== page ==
Welcome

LINQ to OWIN is middleware that allows you to code your Katana/OWIN web applications as a set of reactive queries using Rx (Reactive Extensions) for .NET.

Huh? Please explain...

Owin is basically a slim interface for defining ASP.NET applications with an opt-in feature model. The idea is to provide a barebones web host with an interface that allows users to opt-in to only the middleware that they need, rather than the standard ASP.NET opt-out feature model. Katana provides middleware exposing common ASP.NET features from which you can choose.

LINQ is a technology that allows you to write declarative queries in .NET, similar to SQL. However, unlike SQL, LINQ is a general-purpose query pattern. LINQ enables you to query sequences of objects in memory (LINQ to Objects), SQL databases (Entity Framework), asynchronous events (IObservable<T>), among other data sources.

Rx (Reactive Extensions) provides LINQ operators for IObservable<T>, allowing you to easily compose queries for heterogeneous, asynchronous data sources.

Page == Async Request Query
We typically think of web applications as a set of pages, each page responding concurrently to requests for a particular virtual path. But flip it around, and requests are just another type of asynchronous data source that we can query with Rx! Our pages become sets of asynchronous queries rather than objects. The queries together form a declarative processing pipeline.

Async Request Query -> Page
Each query works as follows:
  1. A query receives a request.
  2. The query may choose to handle the request, or not, based on the HTTP method and virtual path specified.
  3. The query processes the request, sometimes causing side effects like persisting state in a database.
  4. Finally, the query projects a response, typically in the form of an encoded string (HTML or XML), which the LINQ to OWIN infrastructure automatically writes to the response stream.

Examples

The following code snippet shows a reactive query for POST requests to a page located at the /response path. Notice that the query loads the form data asynchronously in a single line of code, without introducing unnecessary concurrency.

yield return from context in host["/response"].PostRequests
             from form in context.Request.ReadFormAsync()
             let number = form.TryParseDecimal("number")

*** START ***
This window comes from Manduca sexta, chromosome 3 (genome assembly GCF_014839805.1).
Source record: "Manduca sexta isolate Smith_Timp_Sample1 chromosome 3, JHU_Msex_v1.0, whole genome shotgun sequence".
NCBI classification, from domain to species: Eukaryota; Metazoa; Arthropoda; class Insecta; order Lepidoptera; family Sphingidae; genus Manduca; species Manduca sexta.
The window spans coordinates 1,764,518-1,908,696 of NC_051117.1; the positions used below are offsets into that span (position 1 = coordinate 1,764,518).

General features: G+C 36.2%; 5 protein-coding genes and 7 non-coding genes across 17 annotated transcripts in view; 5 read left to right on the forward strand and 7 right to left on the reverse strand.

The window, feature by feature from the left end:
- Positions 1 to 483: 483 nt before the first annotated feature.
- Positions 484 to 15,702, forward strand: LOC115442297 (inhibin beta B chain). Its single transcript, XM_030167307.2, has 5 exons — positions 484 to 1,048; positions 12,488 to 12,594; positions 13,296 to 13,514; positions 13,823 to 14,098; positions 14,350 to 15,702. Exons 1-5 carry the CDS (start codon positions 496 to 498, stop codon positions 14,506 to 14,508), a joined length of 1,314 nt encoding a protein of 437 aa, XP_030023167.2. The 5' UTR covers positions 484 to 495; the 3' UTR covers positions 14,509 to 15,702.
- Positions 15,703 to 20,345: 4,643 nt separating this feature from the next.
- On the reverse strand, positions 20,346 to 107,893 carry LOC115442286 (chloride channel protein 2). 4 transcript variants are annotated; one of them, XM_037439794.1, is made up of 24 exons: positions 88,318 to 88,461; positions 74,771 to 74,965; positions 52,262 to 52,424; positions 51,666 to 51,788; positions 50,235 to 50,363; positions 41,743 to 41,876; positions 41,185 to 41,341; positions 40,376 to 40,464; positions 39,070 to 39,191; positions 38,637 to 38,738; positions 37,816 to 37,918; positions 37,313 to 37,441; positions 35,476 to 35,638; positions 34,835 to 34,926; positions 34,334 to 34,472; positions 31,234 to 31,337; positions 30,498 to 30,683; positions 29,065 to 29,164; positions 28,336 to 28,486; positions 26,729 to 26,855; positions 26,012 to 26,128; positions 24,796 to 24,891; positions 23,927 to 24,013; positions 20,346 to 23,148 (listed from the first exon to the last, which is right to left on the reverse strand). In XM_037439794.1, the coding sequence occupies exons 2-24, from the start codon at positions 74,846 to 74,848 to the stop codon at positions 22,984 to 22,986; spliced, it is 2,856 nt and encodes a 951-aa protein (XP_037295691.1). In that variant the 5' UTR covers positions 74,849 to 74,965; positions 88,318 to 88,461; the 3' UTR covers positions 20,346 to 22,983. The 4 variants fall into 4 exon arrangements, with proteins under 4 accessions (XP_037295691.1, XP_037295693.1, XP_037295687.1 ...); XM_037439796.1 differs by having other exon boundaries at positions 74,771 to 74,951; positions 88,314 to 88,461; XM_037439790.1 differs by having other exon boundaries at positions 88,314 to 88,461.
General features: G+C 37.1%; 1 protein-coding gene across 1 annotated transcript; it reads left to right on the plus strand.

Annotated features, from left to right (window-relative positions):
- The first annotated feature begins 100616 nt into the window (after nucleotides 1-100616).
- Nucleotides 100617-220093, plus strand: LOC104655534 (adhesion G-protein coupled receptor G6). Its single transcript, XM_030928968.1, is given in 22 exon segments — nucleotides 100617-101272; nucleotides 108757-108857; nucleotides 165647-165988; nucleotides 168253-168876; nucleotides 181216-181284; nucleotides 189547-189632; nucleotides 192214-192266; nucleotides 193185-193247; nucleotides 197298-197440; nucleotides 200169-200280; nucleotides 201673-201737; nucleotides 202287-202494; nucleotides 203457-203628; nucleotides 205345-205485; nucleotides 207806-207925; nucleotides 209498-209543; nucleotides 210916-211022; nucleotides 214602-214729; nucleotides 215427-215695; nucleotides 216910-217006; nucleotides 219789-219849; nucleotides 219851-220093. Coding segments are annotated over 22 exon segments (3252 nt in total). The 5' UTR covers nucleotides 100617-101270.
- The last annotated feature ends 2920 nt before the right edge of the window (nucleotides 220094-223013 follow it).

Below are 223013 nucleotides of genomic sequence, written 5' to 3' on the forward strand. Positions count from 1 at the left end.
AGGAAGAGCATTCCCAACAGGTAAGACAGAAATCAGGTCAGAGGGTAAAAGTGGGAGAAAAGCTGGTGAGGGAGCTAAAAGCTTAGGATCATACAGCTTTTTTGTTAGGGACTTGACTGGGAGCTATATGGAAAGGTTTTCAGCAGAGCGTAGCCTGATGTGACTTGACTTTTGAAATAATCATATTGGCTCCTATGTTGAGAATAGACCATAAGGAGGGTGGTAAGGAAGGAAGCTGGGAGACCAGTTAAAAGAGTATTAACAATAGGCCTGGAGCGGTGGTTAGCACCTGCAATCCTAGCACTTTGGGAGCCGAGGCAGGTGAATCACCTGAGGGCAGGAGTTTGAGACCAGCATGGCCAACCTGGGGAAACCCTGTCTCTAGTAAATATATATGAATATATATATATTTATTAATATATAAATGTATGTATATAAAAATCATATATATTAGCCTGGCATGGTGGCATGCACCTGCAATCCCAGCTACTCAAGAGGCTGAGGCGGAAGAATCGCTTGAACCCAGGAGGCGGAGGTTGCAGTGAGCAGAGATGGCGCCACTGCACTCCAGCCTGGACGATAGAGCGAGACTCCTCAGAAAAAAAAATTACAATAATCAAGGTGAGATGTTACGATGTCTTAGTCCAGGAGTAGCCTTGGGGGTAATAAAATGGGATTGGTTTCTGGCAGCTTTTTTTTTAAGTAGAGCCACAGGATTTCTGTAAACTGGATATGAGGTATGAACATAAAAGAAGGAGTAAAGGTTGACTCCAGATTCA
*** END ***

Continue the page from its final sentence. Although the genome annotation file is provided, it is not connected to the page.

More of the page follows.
select number.HasValue
                  ? @"<div>You entered: <strong>" + number + @"</strong></div>
                      <div>" + Html.Link(
                                 "/hello?number=" + number, 
                                 "Print &quot;Hello Linq to Owin&quot; " 
                                   + number + " time(s)") + @" 
                      </div>"
                  : @"<div>" + Html.Link("/", "Please enter a number!") + "</div>";

This is just a very simple example of what's possible. Rx provides many LINQ operators for composing asynchronous queries, such as filtering, projecting, combining, joining and grouping, among others. Many of the operators support Task<T> as well as IObservable<T>.

For example, creating a mashup page for authenticated users is easy, even when the data comes from multiple sources, such as third-party web servers, the local file system, and your own database. You'd probably want to send off multiple requests concurrently to get data from the web service, disk and database simultaneously. And while that's going on, you don't want to block the thread; instead, you want to ensure that your application remains responsive to other requests. The Zip operator is perfect for this scenario. Your query might look something like this:

yield return from context in host["/mashup"].GetRequests
             where context.Authentication.User.Identity.IsAuthenticated
             from data in thirdPartyClientProxy.GetWidgets().Zip(
               ReadFromFile(),  // IObservable<string>
               LoadFromDatabase(),  // IObservable<DatabaseRecord>
               (widgets, file, records) => new { widgets, file, records })
             select GetHtmlForMashup(data.widgets, data.file, data.records);

Getting Started

See the Documentation for details.

Last edited May 11 at 4:58 AM by davedev, version 16